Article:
MANSFIELD — Cindy Williams spent six years, from 1976 to 1982, on the very successful ABC comedy “Laverne and Shirley,” but the actress from California said theater is her true passion.
“It’s what I was trained to do,” Williams said. “I adore theater and the feeling of an audience. They’re like another character.”
Williams has the opportunity to display her passion in the Broadway tour of “Nunset Boulevard,” which is playing for one night only — at 7:30 tonight at the Renaissance Theatre.
Williams previously played Mother Superior in the wildly popular Meadow Brook Theatre presentation of the original “Nunsense,” the first in the international smash-hit Nunsense franchise by Dan Goggin.
“Nunset Boulevard: The Nunsense Hollywood Bowl Show” is the seventh in the series.
“The nuns go to Hollywood thinking they’ve been invited to the Hollywood Bowl, but it turns out to just be a bowling alley,” Goggins said. “But the secondary story is that there’s a screen cast going on across the street for a movie about a woman who left it all to become a nun, so the nuns think they’re naturals for it. At intermission, they all run across the road to audition.”
Williams said the show is a hoot.
“Like Danny says, ‘Our aim is to make everybody feel a whole lot better when they leave’ — and I think we definitely succeed in that,” she said.
It’s a feeling she’s pretty used to.
“I do miss parts of ‘Laverne and Shirley’ for sure,” said Williams, who played the role of Shirley Feeney. “I miss playing those rhythms and attitudes, but (Penny Marshall, who played Laverne) and I would probably have to play the roles on stretchers and walkers now.”
Following her last appearance on the sitcom, Williams said she took time away from acting to start a family.
“I was itching to get back into it, but I enjoyed watching my children grow,” she said. “I loved just being a mom. I did the occasional movie of the week, but didn’t take any intense parts for a long time.”
She was sought out for the Nunsense roles.
When asked what is challenging about the role, Williams cited a problem that she’s dealt with her entire acting career: Her dyslexia.
“I have to see the blocking on stage before I can even think about learning my lines,” Williams said. “On ‘Laverne and Shirley,’ we’d improvise a lot, Penny and I. Penny has a mind like a steel trap. She’d look at a script and have it memorized in a second. I was always a work in progress. But everything always fell into place. She and I have the exact same sense of humor. We’d think of the same things at the same time.”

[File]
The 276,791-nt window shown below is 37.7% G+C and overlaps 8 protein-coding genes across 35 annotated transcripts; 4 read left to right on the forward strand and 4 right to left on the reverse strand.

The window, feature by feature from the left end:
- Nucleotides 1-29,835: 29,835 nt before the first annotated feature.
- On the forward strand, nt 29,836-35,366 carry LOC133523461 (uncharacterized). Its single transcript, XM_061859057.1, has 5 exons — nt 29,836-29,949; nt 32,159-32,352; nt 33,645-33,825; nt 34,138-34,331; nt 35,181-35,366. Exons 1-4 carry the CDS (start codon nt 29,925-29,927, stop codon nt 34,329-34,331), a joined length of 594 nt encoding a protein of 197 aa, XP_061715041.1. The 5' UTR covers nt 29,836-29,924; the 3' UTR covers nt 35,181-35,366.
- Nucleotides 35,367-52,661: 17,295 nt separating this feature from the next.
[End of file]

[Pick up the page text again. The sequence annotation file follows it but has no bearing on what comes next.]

Williams said she keeps in contact with Marshall, in addition to keeping safe a special piece of memorabilia from her “Laverne and Shirley” days.
“Boo Boo Kitty is at my house,” Williams said with a laugh, referring to Shirley’s large stuffed cat. “There was only one of him and we were always trying to find a replacement. Something was always happening to him. His tail would get ripped off. He’s been through everything, and they wouldn’t let me have him for the longest time. The producers kept him under lock and key. But now he stays in a drawer in my room. I put him on the bed sometimes, but my real cat Pharaoh likes him, too, so I have to be careful.”
Williams said she’s looking forward to her Mansfield visit.
“I love traveling and seeing different parts of the U.S.,” she said. “I feel so privileged to do so, but it can definitely be tiring. I always like to have a Bible with me. I just love the psalms.”
Goggins said he’s excited to show off Williams’ work once more.
“Cindy is a dream,” he said. “She’s one of the hardest workers, funniest and most down-to-earth people you could ever work with. The show is hilarious. Someone said to me, ‘How can you still be laughing at your own material?’ But it’s that funny.”